Here and Elsewhere: Phenomenological Reflections on the Time and Space of Mass Protests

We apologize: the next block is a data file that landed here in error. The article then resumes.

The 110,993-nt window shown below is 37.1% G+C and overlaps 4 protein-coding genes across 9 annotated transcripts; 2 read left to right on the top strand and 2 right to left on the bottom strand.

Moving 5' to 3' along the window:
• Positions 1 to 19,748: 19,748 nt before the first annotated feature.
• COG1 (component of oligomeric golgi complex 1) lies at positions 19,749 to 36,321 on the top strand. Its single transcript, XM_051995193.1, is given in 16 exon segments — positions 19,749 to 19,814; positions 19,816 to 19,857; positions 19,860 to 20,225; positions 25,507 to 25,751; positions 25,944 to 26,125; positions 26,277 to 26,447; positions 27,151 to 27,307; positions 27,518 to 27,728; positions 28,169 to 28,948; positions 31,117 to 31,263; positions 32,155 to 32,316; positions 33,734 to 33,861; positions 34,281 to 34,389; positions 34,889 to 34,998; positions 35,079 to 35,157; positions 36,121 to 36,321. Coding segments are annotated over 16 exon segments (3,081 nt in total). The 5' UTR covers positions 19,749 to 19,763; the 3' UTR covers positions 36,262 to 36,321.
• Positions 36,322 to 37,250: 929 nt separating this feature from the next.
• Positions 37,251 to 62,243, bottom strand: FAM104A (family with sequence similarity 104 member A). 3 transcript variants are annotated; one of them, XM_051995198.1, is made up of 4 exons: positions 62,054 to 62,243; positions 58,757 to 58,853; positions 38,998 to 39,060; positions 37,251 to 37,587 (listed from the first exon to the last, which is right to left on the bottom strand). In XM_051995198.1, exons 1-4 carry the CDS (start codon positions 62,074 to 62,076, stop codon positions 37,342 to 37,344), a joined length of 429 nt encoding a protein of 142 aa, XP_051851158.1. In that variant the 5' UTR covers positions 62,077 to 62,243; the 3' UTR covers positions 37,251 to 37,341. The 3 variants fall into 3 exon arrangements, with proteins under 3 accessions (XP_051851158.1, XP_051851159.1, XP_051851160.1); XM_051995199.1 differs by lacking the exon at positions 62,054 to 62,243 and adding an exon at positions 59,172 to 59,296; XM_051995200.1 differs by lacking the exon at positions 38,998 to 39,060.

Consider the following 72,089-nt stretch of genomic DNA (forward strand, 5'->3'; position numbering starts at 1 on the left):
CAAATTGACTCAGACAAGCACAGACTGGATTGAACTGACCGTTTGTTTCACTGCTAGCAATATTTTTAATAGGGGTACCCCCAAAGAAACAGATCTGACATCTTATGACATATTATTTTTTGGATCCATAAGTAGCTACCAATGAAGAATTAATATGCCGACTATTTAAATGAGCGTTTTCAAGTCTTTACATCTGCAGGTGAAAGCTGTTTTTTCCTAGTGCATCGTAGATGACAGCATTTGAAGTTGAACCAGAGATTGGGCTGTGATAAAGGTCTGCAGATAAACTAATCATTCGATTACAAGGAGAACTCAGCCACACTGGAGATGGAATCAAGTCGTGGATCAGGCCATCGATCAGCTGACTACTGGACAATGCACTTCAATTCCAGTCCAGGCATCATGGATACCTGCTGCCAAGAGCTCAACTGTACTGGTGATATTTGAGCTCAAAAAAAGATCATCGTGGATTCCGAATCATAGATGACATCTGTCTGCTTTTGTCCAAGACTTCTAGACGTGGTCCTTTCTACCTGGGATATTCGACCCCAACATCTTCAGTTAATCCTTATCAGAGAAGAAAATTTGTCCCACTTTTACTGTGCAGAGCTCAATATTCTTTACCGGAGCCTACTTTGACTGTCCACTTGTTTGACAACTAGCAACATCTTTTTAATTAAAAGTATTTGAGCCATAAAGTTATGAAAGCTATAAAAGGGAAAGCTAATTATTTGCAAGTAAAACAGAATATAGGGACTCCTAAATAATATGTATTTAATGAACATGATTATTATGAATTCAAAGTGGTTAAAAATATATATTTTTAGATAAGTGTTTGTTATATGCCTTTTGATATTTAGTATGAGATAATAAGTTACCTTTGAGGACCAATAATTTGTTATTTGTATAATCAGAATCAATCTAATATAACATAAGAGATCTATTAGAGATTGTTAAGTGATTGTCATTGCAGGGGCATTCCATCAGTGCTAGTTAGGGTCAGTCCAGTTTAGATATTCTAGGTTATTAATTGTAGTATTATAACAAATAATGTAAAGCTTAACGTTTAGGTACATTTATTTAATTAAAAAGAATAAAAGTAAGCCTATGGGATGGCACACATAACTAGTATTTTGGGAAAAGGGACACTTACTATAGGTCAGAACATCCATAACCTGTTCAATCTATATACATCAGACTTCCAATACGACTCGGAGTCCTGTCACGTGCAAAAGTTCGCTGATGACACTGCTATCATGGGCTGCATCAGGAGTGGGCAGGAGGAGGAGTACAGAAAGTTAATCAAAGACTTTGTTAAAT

This paper pursues a phenomenological clarification of the spatial and temporal constitution of the mass street protest experience. To bring into view its unique structure and meaning, I consider how a mass street protest is comparable to but importantly unlike other forms of resistant collective action that take place in public spaces: in particular, scenes of violent revolt (I draw on Sartre’s analysis of the storming of the Bastille in the Critique of Dialectical Reason) and Arendtian “spaces of appearance” that emerge in the context of revolutionary activity. I then argue that a crucial feature of the mass protest experience is that the protest always also takes place elsewhere and that it is an experience of what I call “the middle.” I conclude with reflections on what it might mean for a democratic politics to speak to and out of this feature of the experience. Drawing on Arendt, I propose an art of storytelling and historical comprehension.
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